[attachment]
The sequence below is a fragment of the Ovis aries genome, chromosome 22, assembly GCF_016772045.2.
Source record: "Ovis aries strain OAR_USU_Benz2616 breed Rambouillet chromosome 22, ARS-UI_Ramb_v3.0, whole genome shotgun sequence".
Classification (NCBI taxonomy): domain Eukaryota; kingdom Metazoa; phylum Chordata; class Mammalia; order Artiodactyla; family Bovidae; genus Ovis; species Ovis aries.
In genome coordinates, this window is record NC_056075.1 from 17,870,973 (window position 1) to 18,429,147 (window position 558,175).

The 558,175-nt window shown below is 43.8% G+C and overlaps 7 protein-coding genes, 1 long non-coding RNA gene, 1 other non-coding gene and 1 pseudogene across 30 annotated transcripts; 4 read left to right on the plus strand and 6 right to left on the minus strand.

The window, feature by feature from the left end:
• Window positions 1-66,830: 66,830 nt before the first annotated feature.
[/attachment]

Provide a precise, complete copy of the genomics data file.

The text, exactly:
The sequence below is a fragment of the Ovis aries genome, chromosome 22, assembly GCF_016772045.2.
Source record: "Ovis aries strain OAR_USU_Benz2616 breed Rambouillet chromosome 22, ARS-UI_Ramb_v3.0, whole genome shotgun sequence".
Classification (NCBI taxonomy): domain Eukaryota; kingdom Metazoa; phylum Chordata; class Mammalia; order Artiodactyla; family Bovidae; genus Ovis; species Ovis aries.
In genome coordinates, this window is record NC_056075.1 from 17,870,973 (window position 1) to 18,429,147 (window position 558,175).

The 558,175-nt window shown below is 43.8% G+C and overlaps 7 protein-coding genes, 1 long non-coding RNA gene, 1 other non-coding gene and 1 pseudogene across 30 annotated transcripts; 4 read left to right on the plus strand and 6 right to left on the minus strand.

The window, feature by feature from the left end:
• Window positions 1-66,830: 66,830 nt before the first annotated feature.